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Cognac French 75 Cocktail

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Last Updated on September 17, 2023 by Leah Hall

Cognac or gin, which came first in the French 75? Cognac seems to make a deeper and rounder cocktail in this Cognac French 75! Read all about it below!


The French 75 is a super well known champagne cocktail just like a Bellini or Mimosa. We have covered the French 75 before, but the classic gin version! Now, we will talk about the cognac version, and the conversation around which ingredient was actually the original: gin or cognac?

gold cocktail, Cognac French 75, in tall glass, lemon peel garnish, gold cocktailware behind

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Arnaud’s French 75 Bar in New Orleans makes their French 75 cocktail with cognac rather than gin “in honor of the cocktails’ French origins.”


The only other ingredients you need to make the Cognac French 75 is fresh lemon juice and simple syrup, both of which makes this an easy cocktail. Cognac provides a richness to the cocktail, sugar the sweetness, lemon adds an acidic brightness, and the Champagne lights the whole thing up with effervescence.

gold cocktail, Cognac French 75, in tall glass, lemon peel garnish, gold cocktailware behind

Cognac French 75 Cocktail

The French 75 came to be in the early twentieth century at Harry’s New York Bar in Paris. A formal claim is that the drink was created by Harry MacElhone while working at Harry’s Bar (before it was Harry’s). Harry’s French 75 cocktail recipe is in the 1922 book Harry’s ABC of Mixing Cocktails. Through the years, a version made with gin became more popular in cocktail books, with London Dry being the preference. The classic recipe calls for sugar, not sugar syrup, but the sugar dissolves slowly, so the sugar syrup option is easier to make.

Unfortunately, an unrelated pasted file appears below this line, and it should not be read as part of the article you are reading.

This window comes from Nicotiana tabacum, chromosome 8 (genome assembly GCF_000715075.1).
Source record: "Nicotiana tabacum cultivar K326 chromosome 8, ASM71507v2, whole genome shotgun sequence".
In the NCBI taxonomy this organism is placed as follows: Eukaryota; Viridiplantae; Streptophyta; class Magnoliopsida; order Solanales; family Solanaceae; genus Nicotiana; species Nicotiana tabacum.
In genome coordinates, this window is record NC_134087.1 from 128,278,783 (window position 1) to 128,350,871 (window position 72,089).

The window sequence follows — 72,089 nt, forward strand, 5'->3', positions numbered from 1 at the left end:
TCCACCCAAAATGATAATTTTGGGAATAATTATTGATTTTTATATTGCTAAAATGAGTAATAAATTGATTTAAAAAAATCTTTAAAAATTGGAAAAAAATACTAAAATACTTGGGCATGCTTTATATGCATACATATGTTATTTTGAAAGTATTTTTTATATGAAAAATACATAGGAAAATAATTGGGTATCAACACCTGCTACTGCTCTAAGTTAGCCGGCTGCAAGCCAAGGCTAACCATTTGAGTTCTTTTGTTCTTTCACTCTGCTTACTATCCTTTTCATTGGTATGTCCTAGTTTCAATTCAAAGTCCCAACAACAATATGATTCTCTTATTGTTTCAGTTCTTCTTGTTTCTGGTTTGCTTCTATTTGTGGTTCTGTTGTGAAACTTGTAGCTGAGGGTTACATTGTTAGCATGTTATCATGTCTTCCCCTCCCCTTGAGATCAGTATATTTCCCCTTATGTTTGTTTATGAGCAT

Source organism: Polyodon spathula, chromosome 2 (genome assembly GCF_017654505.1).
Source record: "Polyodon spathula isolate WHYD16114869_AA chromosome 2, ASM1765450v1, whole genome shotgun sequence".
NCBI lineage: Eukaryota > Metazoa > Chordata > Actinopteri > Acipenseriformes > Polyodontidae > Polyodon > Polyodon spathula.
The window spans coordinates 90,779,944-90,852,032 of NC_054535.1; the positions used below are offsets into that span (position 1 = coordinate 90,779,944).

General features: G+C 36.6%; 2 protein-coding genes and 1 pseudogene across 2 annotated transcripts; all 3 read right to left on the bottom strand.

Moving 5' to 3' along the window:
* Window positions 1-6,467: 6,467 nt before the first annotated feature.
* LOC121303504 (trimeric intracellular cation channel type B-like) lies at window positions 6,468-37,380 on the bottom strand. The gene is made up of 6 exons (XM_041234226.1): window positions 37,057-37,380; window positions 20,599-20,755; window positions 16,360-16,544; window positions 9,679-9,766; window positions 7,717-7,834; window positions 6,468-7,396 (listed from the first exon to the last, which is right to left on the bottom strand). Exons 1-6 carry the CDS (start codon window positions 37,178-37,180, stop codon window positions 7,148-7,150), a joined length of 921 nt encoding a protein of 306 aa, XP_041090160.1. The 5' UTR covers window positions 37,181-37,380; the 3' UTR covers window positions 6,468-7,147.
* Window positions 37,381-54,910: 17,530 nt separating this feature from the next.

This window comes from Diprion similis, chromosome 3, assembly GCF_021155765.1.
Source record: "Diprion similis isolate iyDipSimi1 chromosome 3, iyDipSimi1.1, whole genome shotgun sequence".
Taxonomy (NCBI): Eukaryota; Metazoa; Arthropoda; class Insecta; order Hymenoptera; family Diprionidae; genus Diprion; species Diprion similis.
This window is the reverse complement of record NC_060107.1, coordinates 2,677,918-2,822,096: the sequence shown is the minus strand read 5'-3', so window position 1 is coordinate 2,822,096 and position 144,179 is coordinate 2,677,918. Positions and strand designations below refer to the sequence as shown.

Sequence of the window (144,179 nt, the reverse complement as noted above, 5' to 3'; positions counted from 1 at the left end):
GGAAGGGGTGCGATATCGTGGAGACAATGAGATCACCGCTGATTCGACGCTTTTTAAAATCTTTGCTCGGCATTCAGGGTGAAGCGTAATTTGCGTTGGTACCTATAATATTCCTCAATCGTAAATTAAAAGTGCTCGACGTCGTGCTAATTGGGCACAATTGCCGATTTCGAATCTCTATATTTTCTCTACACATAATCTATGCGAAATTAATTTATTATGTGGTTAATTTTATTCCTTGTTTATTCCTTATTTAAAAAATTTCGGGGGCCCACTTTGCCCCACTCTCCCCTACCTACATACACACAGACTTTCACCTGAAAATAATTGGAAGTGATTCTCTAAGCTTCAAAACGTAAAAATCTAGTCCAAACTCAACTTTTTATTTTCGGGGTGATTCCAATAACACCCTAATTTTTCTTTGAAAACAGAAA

But, here we will talk about the cognac version, which lives on most famously in the city of New Orleans. Arnaud’s French 75 Bar, where they excel in the fine art of mixing drinks by making hundreds of these!

gold cocktail, Cognac French 75, in tall glass, lemon peel garnish, gold cocktailware behind

Now you have a drink that is perfect for New Year’s Eve (and all year long). The drink appeared in the 1930 Savoy Cocktail Book, with gin, but the cognac version was in recipe books after this, too.


The gin version is drier, the cognac has a larger touch of sweetness. So, whichever you prefer is fine. We look at the gin version if drinking before a meal (aperitif) or for brunch, but the cognac makes a lovely brunch sip as well as after-dinner drink.

gold cocktail, Cognac French 75, in tall glass, lemon peel garnish, gold cocktailware behind

What is Cognac?

Cognac is a distilled spirit. Grapes have been made into a low alcohol, high acid white wine, and then is double-distilled in copper pot stills. Steps can be taken to impact the flavor of the eau-de-vie: from full or partial lees removal, to if the heads or tails are re-distilled with the wine or the first distillate.